Some incidents can justly be taken as representative of larger trends in human relations. They elucidate significant currents in attitudes, beliefs, convictions, desires, or fears. It’s therefore valid to interpret them – their contexts, the stimuli, and the responses – in a wider, brighter light than “just one of those things.”
But such events aren’t the whole of human intercourse. They’re not a majority thereof. They might even be a small minority. Nevertheless, those with an axe to grind will promote them as revelations of overwhelming truths, often with an eye to founding a political thrust upon them.
It was July 2014, Nashville Tennessee. I was walking into a gas station for a bottle of water when the man behind me stepped up to open the door for me. With that act of kindness, something inside me snapped and I flew into a blind rage. I began screaming at him at the top of my lungs.
“No, you can not open this door for me! You wouldn’t have opened it two years ago, so you damn sure can’t open it now!” I scowled and stormed away, completely enraged.
Typical gender-war feminist behavior, you might say...until you’ve read further on into the article:
Two years before this, in July 2012, I weighed 365lb, which roughly translates into 26 stone. I was enormous, and had been my entire life. I grew up an obese kid, was an obese teenager, an obese young adult, and by my mid-40s I had ballooned into a hugely obese adult.
But that summer I started a massive journey to lose 220lb, or almost 16 stone, over the course of four and a half years. As I sit here today, I’m literally a third of the body mass I used to be. I am an average-sized woman who wears a size medium pretty much across the board. And, I am happy to report, I am also a fairly happy, confident person.
So previous to the incident reported above, the author was dangerously, even morbidly obese. And at that point in her life, men did not open doors for her:
I had been disregarded, overlooked and ignored because of my size for so long that I didn’t even realise it until people started being nice to me – until, in other words, I was “normal sized”. No one had ever done those things for me before.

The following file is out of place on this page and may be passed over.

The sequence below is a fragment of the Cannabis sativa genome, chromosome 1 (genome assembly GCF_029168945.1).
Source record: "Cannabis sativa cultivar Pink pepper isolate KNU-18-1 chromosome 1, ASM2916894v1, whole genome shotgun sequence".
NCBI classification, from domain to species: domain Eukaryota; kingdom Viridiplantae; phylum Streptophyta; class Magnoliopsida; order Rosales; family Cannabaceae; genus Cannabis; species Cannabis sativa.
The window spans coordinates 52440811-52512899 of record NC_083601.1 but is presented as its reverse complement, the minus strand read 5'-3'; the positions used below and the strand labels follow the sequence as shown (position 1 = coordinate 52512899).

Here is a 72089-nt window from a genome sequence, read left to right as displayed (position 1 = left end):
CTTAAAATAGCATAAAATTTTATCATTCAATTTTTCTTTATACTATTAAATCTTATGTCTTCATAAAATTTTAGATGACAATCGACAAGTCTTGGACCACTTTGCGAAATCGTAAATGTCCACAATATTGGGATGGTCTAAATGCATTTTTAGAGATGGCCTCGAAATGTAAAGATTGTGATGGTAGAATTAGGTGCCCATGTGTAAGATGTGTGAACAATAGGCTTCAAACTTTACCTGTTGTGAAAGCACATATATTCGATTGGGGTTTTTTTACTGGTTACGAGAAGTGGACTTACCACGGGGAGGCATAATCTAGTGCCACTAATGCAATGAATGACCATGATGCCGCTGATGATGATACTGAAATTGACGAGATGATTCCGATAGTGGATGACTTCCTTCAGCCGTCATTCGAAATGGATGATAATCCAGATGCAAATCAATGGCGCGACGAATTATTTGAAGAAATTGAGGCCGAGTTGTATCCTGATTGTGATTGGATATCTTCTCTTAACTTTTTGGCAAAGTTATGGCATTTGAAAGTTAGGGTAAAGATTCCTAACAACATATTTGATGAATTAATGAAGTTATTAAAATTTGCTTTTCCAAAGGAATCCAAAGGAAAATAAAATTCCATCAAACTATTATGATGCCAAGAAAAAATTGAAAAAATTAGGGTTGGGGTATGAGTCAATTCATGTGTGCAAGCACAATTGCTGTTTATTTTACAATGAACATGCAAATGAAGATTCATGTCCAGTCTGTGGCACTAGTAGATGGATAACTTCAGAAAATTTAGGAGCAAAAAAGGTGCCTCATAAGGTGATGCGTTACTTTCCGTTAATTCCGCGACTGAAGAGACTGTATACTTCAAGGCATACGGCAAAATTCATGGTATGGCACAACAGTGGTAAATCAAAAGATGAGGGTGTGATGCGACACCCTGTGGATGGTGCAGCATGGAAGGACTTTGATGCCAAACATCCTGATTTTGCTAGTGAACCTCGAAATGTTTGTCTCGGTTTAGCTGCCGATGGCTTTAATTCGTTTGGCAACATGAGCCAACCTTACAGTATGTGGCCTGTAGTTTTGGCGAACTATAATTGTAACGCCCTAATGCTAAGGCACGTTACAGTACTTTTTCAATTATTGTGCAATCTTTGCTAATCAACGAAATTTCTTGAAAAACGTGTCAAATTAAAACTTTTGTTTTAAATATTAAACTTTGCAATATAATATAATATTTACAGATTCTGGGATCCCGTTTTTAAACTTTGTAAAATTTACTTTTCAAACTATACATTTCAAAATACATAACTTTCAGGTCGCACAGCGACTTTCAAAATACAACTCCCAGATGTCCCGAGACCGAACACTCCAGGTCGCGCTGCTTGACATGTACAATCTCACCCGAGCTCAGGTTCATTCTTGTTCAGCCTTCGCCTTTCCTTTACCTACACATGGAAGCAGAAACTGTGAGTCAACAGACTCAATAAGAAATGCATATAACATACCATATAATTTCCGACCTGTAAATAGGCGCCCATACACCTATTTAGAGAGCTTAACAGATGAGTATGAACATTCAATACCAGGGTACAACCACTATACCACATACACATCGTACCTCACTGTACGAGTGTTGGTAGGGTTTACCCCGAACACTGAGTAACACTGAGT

He opened that door for me because I wasn’t physically offensive to him, and I knew. And it was in that moment that I realised how terrible we are as a society to people, based solely on their appearance. This realisation broke me. It broke me in a way that I’ve never been broken before. He certainly didn’t deserve my outburst, but in that moment I couldn’t help myself.
The idea that the size of my trousers had had anything to do with simple politeness was heartbreaking to me. Never mind men actually asking me on dates, career advances, better opportunities and much cheaper clothes (big girls get done over by the fashion world).
The contrast is striking...but is it valid to generalize from it? Does it mean what the author wants the reader to take it to mean, or something else, or nothing at all?
Time for more coffee.
Many reactions are possible to the events related in the cited article. But whether the story is broadly relevant or a mere vignette is a personal judgment. Moreover, one of the factors that will color such a judgment is the tenor of the time, about which not everyone will agree.
At 365 pounds, author Stacie Huckeba probably looked awful. She probably dressed badly and moved sluggishly. Her overall behavior might have differed from her more recent, svelte self as well. Whether or not men opened doors for her – let’s assume that in the main they did not – I have no doubt that few of her male acquaintances asked her out on dates. (Zero would be a plausible estimate.)
We make many, many quick decisions about strangers from their appearance. We always have and we always will. In our time, many an obese woman harbors an intense hatred for others, particularly for men. Men are aware of this and tend to avoid such women. We certainly don’t seek to date or mate with them.